Far From Home: Creating A Campus 'Culture Of Belonging'
To be considered a Hispanic Serving Institution, 25 percent of a college’s population must be Hispanic. Right now, there are 492 HSIs in the U.S., but David Ortiz with the Hispanic Association of Colleges and Universities says that will change soon.
His organization has identified 3,000 Hispanic Serving School Districts. These pre-k through 12th-grade pipelines are turning out Hispanic graduates at record rates, and not just in Texas and the Southwest. Hispanic student populations are growing in states like Wisconsin, Ohio, and Michigan. Federal legislation requires that colleges focus on graduation and gainful employment, which means they are going to have to do a better job understanding and graduating Hispanic students.
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“We're going to see this wave happening,” Ortiz said. ”Institutions that are ahead of that curve, ahead of that wave, are thinking now — 10 years down the road — about creating a campus culture that is not only welcoming to students and to their families but also creates a climate where they can find a sense of belonging.”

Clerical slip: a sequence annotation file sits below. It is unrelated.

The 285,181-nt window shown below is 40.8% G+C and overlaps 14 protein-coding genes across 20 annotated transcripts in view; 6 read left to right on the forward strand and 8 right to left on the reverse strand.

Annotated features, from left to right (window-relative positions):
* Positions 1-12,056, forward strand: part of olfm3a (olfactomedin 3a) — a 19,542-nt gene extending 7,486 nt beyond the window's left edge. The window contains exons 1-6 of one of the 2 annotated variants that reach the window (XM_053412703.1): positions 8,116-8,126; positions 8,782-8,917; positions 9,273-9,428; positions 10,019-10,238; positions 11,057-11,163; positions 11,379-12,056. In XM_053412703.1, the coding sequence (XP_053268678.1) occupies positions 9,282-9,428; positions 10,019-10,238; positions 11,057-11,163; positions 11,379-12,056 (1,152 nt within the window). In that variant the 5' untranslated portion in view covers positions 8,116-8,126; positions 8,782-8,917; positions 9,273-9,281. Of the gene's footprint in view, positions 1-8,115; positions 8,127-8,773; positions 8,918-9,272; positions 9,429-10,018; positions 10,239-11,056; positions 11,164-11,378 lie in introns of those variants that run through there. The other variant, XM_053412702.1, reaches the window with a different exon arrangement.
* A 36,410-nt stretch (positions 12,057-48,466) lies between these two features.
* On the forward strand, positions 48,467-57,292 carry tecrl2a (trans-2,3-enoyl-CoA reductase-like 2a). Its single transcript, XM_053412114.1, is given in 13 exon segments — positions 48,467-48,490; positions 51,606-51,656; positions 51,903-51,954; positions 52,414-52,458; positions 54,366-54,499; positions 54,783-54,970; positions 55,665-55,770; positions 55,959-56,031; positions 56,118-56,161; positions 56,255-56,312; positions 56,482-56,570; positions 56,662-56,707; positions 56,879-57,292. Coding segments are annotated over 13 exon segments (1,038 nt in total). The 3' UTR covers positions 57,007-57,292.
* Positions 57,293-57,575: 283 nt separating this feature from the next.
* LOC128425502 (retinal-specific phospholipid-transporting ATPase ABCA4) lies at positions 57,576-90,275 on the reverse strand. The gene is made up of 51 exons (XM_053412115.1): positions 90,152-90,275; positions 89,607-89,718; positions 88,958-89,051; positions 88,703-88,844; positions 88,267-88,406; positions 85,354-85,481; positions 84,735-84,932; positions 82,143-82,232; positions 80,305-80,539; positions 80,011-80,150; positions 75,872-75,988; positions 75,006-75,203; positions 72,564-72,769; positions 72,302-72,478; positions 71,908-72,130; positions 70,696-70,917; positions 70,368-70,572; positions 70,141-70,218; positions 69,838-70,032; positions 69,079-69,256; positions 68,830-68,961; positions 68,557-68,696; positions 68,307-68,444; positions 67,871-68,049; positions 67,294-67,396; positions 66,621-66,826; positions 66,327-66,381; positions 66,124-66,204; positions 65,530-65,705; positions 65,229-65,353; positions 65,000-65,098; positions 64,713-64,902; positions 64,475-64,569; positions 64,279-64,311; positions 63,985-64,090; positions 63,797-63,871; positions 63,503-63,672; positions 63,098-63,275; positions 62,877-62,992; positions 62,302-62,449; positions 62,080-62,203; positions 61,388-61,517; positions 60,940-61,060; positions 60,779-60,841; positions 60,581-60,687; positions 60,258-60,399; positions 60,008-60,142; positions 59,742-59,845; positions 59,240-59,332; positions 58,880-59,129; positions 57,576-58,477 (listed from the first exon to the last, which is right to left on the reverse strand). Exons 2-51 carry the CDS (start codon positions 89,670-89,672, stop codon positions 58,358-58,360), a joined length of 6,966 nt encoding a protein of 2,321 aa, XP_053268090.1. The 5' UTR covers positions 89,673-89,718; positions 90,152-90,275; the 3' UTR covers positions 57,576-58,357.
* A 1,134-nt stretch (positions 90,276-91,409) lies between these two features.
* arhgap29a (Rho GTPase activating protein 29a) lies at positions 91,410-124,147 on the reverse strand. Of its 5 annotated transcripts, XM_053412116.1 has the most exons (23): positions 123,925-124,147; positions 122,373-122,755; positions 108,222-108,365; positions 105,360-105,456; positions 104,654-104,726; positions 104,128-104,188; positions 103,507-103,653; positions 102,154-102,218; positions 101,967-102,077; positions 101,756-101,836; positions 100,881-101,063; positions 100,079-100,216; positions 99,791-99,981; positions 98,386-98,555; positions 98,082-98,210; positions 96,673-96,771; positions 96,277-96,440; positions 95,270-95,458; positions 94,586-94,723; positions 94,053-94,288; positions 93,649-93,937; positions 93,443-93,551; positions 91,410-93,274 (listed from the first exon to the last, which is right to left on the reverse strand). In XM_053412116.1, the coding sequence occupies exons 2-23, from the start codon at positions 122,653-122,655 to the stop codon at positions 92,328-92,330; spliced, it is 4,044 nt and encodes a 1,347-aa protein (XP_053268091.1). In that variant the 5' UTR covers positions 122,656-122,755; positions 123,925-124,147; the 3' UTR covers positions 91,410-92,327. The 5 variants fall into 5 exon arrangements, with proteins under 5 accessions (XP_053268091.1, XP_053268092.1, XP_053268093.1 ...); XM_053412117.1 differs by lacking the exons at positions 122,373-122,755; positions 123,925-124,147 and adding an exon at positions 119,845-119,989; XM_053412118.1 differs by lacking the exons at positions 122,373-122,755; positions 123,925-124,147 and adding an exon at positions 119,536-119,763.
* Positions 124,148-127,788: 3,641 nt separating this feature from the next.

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As those students go to college, Ortiz added, institutions have a duty to see that they emerge on the other side with a useful degree and not just debt.
“You have a responsibility to recruit them for the long haul,” he said, “because nothing takes a student's wind out of their sail as when they leave after a semester or a year racked with debt from an institution that didn't really help them succeed.”
The risk of carrying debt has led some college counselors to steer low-income students and students-of-color away from competitive colleges.
A report from the Center for American Progress Hispanic students is now over-represented in community colleges and certificate programs, while not taking up their fair share of seats in the Ivy leagues, state flagship universities, and liberal arts colleges.